“I don’t want to see animals in captivity. Marlice wants to cuddle them in our bed,” says Rudie van Vuuren as we stand behind a fence and watch a pack of wild dogs—the most endangered animal in Namibia—leap for a hunk of horsemeat. We’re taking a tour of N/a’an ku sê, a non-profit wildlife sanctuary 30 miles west of Windhoek, also known in U.S. conservation circles as a sanctuary for Brangelina. The couple and their family have visited the refuge twice. Last time, in 2010, the Jolie-Pitt Foundation donated $2 million to N/a’an ku sê.
Van Vuuren, a medical doctor and former World Cup rugby and cricket player, and his wife Marlice, the daughter of wildlife conservationists who grew up in the bush speaking a local San dialect, are currently rehabilitating 35 baboons, 26 cheetah, 15 wild dogs, five leopards, five lions, and two zebra on their 10,000-acre sanctuary.
The van Vuuren’s mission, “conservation through innovation,” which they accomplish with a permanent staff and a host of rotating international volunteers, is wide-ranging, ever changing, and requires 24-7 attention.
Consider the wild dogs we’re watching: When a farmer threatened to shoot the whole pack if the van Vuurens didn’t want them, Marlice, who was pregnant, agreed to take them. She woke up three times every night to feed them. According to Rudie, it’s the only case in history in which an entire pack of wild dogs has been successfully raised in captivity.
“The animals you see here are ambassador animals,” Rudie explains. “Most animals on the property you will never see because we want to reintroduce them to the wild.” For some animals that’s impossible, adds Rudie, because they’ve already lost their fear of humans. “Those that we put back into the wild, we do. Those that we can’t, we keep them.”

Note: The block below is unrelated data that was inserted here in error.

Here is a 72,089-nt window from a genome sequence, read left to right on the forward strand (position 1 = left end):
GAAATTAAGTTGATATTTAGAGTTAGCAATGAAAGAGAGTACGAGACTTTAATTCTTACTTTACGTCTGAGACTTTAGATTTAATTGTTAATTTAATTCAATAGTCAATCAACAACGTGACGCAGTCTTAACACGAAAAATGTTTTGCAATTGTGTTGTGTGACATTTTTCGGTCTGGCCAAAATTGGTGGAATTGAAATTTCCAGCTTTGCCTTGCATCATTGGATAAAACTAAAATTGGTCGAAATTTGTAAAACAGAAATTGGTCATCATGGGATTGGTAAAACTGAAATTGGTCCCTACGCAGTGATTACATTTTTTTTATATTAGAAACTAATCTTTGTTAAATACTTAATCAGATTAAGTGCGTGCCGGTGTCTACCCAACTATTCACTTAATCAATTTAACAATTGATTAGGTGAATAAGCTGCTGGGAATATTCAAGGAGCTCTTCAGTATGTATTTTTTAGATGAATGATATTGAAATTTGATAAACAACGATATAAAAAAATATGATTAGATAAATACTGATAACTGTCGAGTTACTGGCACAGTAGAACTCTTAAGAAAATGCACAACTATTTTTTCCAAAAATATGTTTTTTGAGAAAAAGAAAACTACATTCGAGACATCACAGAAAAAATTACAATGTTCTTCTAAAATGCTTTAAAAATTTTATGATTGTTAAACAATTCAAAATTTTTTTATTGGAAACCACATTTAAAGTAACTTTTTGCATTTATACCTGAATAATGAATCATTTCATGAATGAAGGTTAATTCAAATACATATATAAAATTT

While Marlice’s specialty is rehabilitating and caring for the animals, Rudie has developed what amounts to a CSI crime team for tracking animals that Namibian farmers suspect are killing livestock. With his team of field researchers, biologists, and Bushmen trackers, Rudie uses sophisticated technology like camera traps and Footprint Identification Technique (software that can measure a cheetah’s print so accurately that it can identify its siblings), to determine which predator is doing the killing. Oftentimes it’s not the animal the farmer thinks it is.
When we finish watching a lion paw the ground, impatient for its hunk of horsemeat, we hop back into the Land Rover and arrive at three cheetahs sprawling on the sand. Rudie points out Kiki, the cub made famous by its photo op with Angelina Jolie.
“That’s the cheetah that was featured all over the world with Angelina,” says Rudie. “Kiki was recently featured in a Russian lingerie shoot. I was the unlucky handler for that shoot,” he laughs.